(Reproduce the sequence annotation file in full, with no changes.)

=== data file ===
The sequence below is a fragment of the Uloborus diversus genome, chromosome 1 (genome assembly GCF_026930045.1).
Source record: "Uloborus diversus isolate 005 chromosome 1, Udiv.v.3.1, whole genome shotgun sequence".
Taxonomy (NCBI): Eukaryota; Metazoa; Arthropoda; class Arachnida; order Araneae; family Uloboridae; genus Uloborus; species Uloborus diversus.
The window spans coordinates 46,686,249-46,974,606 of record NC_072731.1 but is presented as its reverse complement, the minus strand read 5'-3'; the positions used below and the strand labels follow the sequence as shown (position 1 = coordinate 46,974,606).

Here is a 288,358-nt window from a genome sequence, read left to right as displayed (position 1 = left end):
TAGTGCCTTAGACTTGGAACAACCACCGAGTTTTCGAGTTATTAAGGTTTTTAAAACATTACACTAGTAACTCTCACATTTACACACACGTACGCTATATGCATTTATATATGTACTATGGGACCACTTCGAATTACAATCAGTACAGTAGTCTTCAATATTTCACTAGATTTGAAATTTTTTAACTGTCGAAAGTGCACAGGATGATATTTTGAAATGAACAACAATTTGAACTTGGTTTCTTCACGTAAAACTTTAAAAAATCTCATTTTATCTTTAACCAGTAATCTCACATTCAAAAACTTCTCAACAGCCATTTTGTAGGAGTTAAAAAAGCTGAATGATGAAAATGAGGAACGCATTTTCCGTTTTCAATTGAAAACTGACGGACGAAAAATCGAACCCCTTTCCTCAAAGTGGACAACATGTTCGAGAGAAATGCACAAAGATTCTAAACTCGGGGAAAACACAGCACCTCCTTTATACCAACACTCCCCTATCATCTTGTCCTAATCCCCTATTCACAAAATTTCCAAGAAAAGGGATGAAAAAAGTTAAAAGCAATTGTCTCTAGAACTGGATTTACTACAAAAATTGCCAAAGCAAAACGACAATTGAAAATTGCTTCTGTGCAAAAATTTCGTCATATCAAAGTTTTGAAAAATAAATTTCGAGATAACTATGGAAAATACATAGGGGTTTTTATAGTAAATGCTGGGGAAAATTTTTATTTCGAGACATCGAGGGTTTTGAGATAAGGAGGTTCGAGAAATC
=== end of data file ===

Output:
The sequence below is a fragment of the Uloborus diversus genome, chromosome 1 (genome assembly GCF_026930045.1).
Source record: "Uloborus diversus isolate 005 chromosome 1, Udiv.v.3.1, whole genome shotgun sequence".
Taxonomy (NCBI): Eukaryota; Metazoa; Arthropoda; class Arachnida; order Araneae; family Uloboridae; genus Uloborus; species Uloborus diversus.
The window spans coordinates 46,686,249-46,974,606 of record NC_072731.1 but is presented as its reverse complement, the minus strand read 5'-3'; the positions used below and the strand labels follow the sequence as shown (position 1 = coordinate 46,974,606).

Here is a 288,358-nt window from a genome sequence, read left to right as displayed (position 1 = left end):
TAGTGCCTTAGACTTGGAACAACCACCGAGTTTTCGAGTTATTAAGGTTTTTAAAACATTACACTAGTAACTCTCACATTTACACACACGTACGCTATATGCATTTATATATGTACTATGGGACCACTTCGAATTACAATCAGTACAGTAGTCTTCAATATTTCACTAGATTTGAAATTTTTTAACTGTCGAAAGTGCACAGGATGATATTTTGAAATGAACAACAATTTGAACTTGGTTTCTTCACGTAAAACTTTAAAAAATCTCATTTTATCTTTAACCAGTAATCTCACATTCAAAAACTTCTCAACAGCCATTTTGTAGGAGTTAAAAAAGCTGAATGATGAAAATGAGGAACGCATTTTCCGTTTTCAATTGAAAACTGACGGACGAAAAATCGAACCCCTTTCCTCAAAGTGGACAACATGTTCGAGAGAAATGCACAAAGATTCTAAACTCGGGGAAAACACAGCACCTCCTTTATACCAACACTCCCCTATCATCTTGTCCTAATCCCCTATTCACAAAATTTCCAAGAAAAGGGATGAAAAAAGTTAAAAGCAATTGTCTCTAGAACTGGATTTACTACAAAAATTGCCAAAGCAAAACGACAATTGAAAATTGCTTCTGTGCAAAAATTTCGTCATATCAAAGTTTTGAAAAATAAATTTCGAGATAACTATGGAAAATACATAGGGGTTTTTATAGTAAATGCTGGGGAAAATTTTTATTTCGAGACATCGAGGGTTTTGAGATAAGGAGGTTCGAGAAATC